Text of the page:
Posts Tagged ‘origins’
Are you getting ready to write some New Year’s resolutions and have fun ringing in the New Year? Before you do, I wanted to share some fun and interesting facts about New Year’s Eve and New Year’s Day celebrations. You might be surprised at what you find out.
New Year’s Eve Traditions and History
Resolutions – Ringing in the New Year is not a modern day concept, and was even documented in Babylonian times as a period of great celebration. Along with the feasts and celebrations in Babylon came the custom of making New Year’s resolutions, the most popular of which during that time was returning borrowed farm equipment.
Since then, the date of the New Year has changed quite a bit, until it became established that January 1 would be the beginning of the New Year. The name January is derived from Janus, the name of the Roman god of beginnings. He is portrayed with two faces, one looks toward the future and the other looks back on the past.
Baby New Year – This tradition was begun in ancient Greece to celebrate the rebirth of their god of fertility. They would parade a baby around in a basket during their New Year’s celebrations.
New Year’s Song – Everyone has heard “Auld Lang Syne” played or sung at New Year’s celebrations, but how did it become the official New Year’s Eve song? Auld Lang Syne is a Scottish phrase that is translated as “old long since,” meaning “times gone by” and the words are reminiscent of remembering good times and good friends. It was a popular Scottish song and was even published in a book by the poet Robert Burns. Guy Lombardo of Guy Lombardo and His Royal Canadiansheard the song being sung by Scottish immigrants and played it at the New York City New Year’s Eve party in 1929, making it famously popular as the New Year’s Eve song ever since then.
Auld Lang Syne
Should auld acquaintance be forgot and never brought to mind?
Should auld acquaintance be forgot and days of auld lang syne?
For auld Lang syne, my dear, for auld Lang syne,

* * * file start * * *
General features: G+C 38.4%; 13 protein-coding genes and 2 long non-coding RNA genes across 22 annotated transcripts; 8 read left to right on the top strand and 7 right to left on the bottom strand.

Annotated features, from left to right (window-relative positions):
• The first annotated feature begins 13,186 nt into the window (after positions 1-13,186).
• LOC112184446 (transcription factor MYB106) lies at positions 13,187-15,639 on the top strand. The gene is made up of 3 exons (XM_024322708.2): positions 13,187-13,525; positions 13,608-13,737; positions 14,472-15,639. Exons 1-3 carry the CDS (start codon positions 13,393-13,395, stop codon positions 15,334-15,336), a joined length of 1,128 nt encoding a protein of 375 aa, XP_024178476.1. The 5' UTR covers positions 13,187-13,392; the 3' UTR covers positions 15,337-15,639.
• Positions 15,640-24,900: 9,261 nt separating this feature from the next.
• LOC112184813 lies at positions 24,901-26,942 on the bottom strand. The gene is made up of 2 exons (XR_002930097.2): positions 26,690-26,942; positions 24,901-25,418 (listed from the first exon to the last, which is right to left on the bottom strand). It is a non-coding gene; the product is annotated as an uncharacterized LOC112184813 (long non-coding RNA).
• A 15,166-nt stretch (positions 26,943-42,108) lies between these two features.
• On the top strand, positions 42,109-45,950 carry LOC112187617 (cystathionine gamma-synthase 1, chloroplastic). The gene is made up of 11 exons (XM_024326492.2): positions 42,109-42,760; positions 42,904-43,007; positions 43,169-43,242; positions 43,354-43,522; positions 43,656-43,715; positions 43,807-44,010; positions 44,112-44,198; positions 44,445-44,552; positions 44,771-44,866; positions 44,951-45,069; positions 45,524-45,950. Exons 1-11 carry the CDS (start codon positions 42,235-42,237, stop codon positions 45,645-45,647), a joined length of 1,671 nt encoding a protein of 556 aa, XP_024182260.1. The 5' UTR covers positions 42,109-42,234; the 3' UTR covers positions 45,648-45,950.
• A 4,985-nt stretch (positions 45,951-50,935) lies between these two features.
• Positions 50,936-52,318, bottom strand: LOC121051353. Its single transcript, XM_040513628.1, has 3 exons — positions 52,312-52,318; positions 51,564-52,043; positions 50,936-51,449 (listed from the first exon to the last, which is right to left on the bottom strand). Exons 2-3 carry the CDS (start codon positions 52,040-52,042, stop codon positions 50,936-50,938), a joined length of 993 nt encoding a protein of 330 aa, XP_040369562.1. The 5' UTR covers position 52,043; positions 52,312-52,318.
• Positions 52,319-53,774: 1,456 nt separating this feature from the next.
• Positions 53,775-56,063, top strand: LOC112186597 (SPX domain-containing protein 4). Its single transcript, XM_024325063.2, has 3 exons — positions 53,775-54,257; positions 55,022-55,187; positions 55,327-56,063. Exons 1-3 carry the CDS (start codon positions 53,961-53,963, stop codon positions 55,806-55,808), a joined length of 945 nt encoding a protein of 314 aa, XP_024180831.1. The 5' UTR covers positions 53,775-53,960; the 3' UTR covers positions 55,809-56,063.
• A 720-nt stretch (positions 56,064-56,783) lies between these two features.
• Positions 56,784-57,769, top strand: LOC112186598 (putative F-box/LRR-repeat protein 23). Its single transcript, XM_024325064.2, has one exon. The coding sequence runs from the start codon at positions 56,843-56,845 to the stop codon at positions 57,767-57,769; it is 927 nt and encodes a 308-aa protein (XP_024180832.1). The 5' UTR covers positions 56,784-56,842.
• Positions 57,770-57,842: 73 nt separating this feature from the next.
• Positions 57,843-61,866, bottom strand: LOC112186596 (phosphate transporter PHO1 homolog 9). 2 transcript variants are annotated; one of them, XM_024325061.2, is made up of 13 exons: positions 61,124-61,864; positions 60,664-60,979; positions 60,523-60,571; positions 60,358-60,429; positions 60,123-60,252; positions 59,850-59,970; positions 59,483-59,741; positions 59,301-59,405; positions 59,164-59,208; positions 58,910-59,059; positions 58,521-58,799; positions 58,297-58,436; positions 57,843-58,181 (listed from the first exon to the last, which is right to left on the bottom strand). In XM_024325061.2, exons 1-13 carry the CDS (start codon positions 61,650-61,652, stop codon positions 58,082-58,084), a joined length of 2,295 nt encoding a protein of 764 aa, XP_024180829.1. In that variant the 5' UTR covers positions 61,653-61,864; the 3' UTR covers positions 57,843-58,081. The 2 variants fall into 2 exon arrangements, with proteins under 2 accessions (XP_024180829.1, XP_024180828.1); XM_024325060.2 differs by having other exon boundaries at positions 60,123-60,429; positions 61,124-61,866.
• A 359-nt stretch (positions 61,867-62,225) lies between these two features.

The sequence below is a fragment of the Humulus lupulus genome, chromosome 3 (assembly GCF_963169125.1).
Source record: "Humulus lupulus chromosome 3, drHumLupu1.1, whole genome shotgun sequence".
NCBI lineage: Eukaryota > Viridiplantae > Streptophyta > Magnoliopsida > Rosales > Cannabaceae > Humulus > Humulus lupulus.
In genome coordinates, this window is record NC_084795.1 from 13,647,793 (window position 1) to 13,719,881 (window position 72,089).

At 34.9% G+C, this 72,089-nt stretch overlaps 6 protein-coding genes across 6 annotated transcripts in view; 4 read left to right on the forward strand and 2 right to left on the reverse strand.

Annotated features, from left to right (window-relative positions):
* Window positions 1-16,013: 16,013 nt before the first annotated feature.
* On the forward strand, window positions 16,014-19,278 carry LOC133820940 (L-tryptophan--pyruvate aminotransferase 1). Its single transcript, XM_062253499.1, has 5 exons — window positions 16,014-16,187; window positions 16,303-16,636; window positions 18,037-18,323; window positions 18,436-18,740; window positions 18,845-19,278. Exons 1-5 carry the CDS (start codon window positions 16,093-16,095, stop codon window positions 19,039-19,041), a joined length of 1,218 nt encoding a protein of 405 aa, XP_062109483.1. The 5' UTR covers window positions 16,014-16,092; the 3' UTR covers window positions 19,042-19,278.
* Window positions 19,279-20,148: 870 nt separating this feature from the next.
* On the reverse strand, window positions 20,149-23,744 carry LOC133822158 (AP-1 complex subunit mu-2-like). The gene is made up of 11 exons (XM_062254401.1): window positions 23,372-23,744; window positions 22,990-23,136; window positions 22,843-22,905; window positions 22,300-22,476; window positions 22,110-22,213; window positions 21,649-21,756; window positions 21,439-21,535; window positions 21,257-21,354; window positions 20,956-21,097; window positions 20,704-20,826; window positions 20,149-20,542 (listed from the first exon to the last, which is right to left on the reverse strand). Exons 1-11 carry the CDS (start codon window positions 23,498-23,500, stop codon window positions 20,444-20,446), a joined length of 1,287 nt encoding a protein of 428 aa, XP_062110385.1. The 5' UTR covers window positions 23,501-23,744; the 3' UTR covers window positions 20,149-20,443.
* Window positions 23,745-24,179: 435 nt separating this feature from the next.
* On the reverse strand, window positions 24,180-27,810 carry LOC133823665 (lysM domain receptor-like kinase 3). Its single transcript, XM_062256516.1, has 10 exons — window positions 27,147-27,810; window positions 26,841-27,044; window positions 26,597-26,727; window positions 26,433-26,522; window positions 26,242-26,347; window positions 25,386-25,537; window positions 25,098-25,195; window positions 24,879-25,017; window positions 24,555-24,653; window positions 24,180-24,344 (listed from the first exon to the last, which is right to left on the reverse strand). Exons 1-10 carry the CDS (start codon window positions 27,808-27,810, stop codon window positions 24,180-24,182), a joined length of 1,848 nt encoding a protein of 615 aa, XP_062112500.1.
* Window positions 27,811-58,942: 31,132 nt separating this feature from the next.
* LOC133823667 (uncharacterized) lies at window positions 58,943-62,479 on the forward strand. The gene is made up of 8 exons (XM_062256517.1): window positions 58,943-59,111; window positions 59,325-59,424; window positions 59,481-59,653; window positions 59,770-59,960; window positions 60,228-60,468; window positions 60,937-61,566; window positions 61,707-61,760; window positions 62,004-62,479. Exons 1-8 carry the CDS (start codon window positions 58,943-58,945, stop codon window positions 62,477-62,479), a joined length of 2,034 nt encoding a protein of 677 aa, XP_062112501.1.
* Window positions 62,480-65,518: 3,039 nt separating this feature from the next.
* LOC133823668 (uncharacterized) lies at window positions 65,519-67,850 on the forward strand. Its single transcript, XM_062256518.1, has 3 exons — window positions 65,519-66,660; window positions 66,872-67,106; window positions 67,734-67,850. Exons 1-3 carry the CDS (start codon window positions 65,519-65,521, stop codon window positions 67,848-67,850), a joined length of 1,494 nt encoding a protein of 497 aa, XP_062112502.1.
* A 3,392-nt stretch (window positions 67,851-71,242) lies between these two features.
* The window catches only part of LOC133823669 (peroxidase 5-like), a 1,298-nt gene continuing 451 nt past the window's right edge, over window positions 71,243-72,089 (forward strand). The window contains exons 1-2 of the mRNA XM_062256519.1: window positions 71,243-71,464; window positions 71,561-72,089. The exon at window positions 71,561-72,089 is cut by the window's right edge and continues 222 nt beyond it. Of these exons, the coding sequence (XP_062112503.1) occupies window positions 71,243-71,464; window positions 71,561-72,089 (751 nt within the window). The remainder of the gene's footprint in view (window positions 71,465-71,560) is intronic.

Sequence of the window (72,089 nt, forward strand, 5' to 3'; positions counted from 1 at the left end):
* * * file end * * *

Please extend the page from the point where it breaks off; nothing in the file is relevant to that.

We’ll take a cup of kindness yet, for auld Lang syne.
Should auld acquaintance be forgot and never brought to mind?
Should auld acquaintance be forgot and days of auld Lang syne?
And here’s a hand, my trusty friend and gie’s a hand o’ thine
We’ll tak’ a cup o’ kindness yet for auld Lang syne.
Good luck foods– If you want good luck in the coming year, then you should eat black-eyed peas (a tradition for good luck here in the south), ham (a symbol of prosperity), and cabbage (for prosperity and wealth) on New Year’s Day. But eating lobsters or chicken on New Year’s Day will bring a year of bad luck.
New Year’s Eve and Day Facts
312 Million– approximate population of people in the U.S. to ring in the New Year of 2012.
7% of those people will choose not to celebrate New Year’s Eve / Day.
62% will stay home to celebrate the New Year.
750 Million photos were uploaded to Facebook during the New Year’s Eve weekend in 2010.
Car Theft– More vehicles are stolen on New Year’s Day than on any other day, so keep your car locked and safe.
1907– year of the first New Year’s Eve ball drop in Times Square. It was 700 pounds and consisted of iron, wood and 100 lights.
11,875 pounds– weight of the Waterford crystal New Year’s Eve ball that is dropped in New York City’s Times Square.
More than 30,000 lights adorning this huge crystal ball.
“Let there be love”– the crystal ball theme for ringing in the year 2012.
Born on January 1 – Paul Revere, J. Edgar Hoover, Lorenzo de Medici, Betsy Ross and Pope Alexander VI
25% of people will abandon their New Year’s resolutions after only two weeks!
50% will give up their resolutions halfway through the year.
Wearing red underwear on New Year’s day is supposed to bring you good luck.
Have you wondered what is fact and fiction concerning the history and origins of Christmas symbols and traditions? What is the history of Christmas celebrations around the world? I have found the answers from reliable sources and plan to tell you all about the historical origins of Christmas symbols and traditions around the world and how they all came together to form this worldwide holiday.
History of Christmas
Before Christmas celebrations became popular, people all around the would had certain traditions celebrating winter solstice. In Rome, the unconquerable sun god Mithra’s birthday was celebrated on December 25. In Germany, the god Oden was honored and feared during the winter solstice. The Norse celebrated winter solstice because it meant longer days ahead.
4th century A.D.- Pope Julius I decided to officially make December 25 the day to celebrate the birth of Christ calling it the Feast of the Nativity, although nobody knew what day of the year Jesus was born. This was an attempt to rid the pagan holiday in Rome and have more people celebrating the birth of Christ by placing it during a time when people are already celebrating.
8th century A.D.- the Feast of the Nativity had gained popularity across most of the world, replacing the hedonistic celebrations only in name. Most puritans that came to America outlawed the holiday because it was celebrated more like Mardis Gras than the way we now celebrate.